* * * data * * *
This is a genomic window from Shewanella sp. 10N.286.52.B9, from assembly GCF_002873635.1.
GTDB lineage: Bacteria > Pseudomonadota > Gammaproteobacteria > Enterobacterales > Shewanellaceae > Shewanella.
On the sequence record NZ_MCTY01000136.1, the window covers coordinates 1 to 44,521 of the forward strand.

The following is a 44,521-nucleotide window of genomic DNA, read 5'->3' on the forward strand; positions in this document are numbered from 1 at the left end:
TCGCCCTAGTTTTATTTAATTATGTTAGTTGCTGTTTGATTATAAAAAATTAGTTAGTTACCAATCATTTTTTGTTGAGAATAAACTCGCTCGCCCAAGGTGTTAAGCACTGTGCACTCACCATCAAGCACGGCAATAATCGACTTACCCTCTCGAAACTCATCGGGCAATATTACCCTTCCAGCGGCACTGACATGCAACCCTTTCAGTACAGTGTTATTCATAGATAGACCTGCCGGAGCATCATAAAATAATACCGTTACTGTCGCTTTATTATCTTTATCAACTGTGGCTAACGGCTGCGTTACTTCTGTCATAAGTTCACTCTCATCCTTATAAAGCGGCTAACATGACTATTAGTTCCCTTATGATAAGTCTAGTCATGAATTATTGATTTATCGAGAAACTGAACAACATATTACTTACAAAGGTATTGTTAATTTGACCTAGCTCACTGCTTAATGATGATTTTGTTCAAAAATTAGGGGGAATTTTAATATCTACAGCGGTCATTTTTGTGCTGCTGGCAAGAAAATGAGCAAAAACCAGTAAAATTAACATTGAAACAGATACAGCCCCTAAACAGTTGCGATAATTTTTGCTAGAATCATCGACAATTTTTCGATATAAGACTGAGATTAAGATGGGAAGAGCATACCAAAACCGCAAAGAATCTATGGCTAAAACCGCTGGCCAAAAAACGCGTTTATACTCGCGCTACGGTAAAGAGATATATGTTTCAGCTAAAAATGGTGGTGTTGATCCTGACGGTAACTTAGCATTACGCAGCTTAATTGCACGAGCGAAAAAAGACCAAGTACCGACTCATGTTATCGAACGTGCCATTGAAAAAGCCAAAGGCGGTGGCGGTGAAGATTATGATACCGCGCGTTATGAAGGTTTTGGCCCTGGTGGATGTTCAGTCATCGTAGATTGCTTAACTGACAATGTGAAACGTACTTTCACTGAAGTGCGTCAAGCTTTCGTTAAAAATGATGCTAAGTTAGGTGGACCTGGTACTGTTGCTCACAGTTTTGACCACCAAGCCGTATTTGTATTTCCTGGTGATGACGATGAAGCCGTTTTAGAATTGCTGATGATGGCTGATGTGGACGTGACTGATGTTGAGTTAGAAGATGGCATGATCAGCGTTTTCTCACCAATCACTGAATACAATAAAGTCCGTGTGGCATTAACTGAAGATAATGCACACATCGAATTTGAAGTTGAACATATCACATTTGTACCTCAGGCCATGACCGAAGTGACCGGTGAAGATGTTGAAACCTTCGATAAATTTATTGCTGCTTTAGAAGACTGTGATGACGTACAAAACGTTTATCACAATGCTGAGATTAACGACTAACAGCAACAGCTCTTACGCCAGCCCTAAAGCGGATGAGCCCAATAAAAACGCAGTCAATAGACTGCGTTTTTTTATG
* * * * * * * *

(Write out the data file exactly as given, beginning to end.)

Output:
This is a genomic window from Shewanella sp. 10N.286.52.B9, from assembly GCF_002873635.1.
GTDB lineage: Bacteria > Pseudomonadota > Gammaproteobacteria > Enterobacterales > Shewanellaceae > Shewanella.
On the sequence record NZ_MCTY01000136.1, the window covers coordinates 1 to 44,521 of the forward strand.

The following is a 44,521-nucleotide window of genomic DNA, read 5'->3' on the forward strand; positions in this document are numbered from 1 at the left end:
TCGCCCTAGTTTTATTTAATTATGTTAGTTGCTGTTTGATTATAAAAAATTAGTTAGTTACCAATCATTTTTTGTTGAGAATAAACTCGCTCGCCCAAGGTGTTAAGCACTGTGCACTCACCATCAAGCACGGCAATAATCGACTTACCCTCTCGAAACTCATCGGGCAATATTACCCTTCCAGCGGCACTGACATGCAACCCTTTCAGTACAGTGTTATTCATAGATAGACCTGCCGGAGCATCATAAAATAATACCGTTACTGTCGCTTTATTATCTTTATCAACTGTGGCTAACGGCTGCGTTACTTCTGTCATAAGTTCACTCTCATCCTTATAAAGCGGCTAACATGACTATTAGTTCCCTTATGATAAGTCTAGTCATGAATTATTGATTTATCGAGAAACTGAACAACATATTACTTACAAAGGTATTGTTAATTTGACCTAGCTCACTGCTTAATGATGATTTTGTTCAAAAATTAGGGGGAATTTTAATATCTACAGCGGTCATTTTTGTGCTGCTGGCAAGAAAATGAGCAAAAACCAGTAAAATTAACATTGAAACAGATACAGCCCCTAAACAGTTGCGATAATTTTTGCTAGAATCATCGACAATTTTTCGATATAAGACTGAGATTAAGATGGGAAGAGCATACCAAAACCGCAAAGAATCTATGGCTAAAACCGCTGGCCAAAAAACGCGTTTATACTCGCGCTACGGTAAAGAGATATATGTTTCAGCTAAAAATGGTGGTGTTGATCCTGACGGTAACTTAGCATTACGCAGCTTAATTGCACGAGCGAAAAAAGACCAAGTACCGACTCATGTTATCGAACGTGCCATTGAAAAAGCCAAAGGCGGTGGCGGTGAAGATTATGATACCGCGCGTTATGAAGGTTTTGGCCCTGGTGGATGTTCAGTCATCGTAGATTGCTTAACTGACAATGTGAAACGTACTTTCACTGAAGTGCGTCAAGCTTTCGTTAAAAATGATGCTAAGTTAGGTGGACCTGGTACTGTTGCTCACAGTTTTGACCACCAAGCCGTATTTGTATTTCCTGGTGATGACGATGAAGCCGTTTTAGAATTGCTGATGATGGCTGATGTGGACGTGACTGATGTTGAGTTAGAAGATGGCATGATCAGCGTTTTCTCACCAATCACTGAATACAATAAAGTCCGTGTGGCATTAACTGAAGATAATGCACACATCGAATTTGAAGTTGAACATATCACATTTGTACCTCAGGCCATGACCGAAGTGACCGGTGAAGATGTTGAAACCTTCGATAAATTTATTGCTGCTTTAGAAGACTGTGATGACGTACAAAACGTTTATCACAATGCTGAGATTAACGACTAACAGCAACAGCTCTTACGCCAGCCCTAAAGCGGATGAGCCCAATAAAAACGCAGTCAATAGACTGCGTTTTTTTATG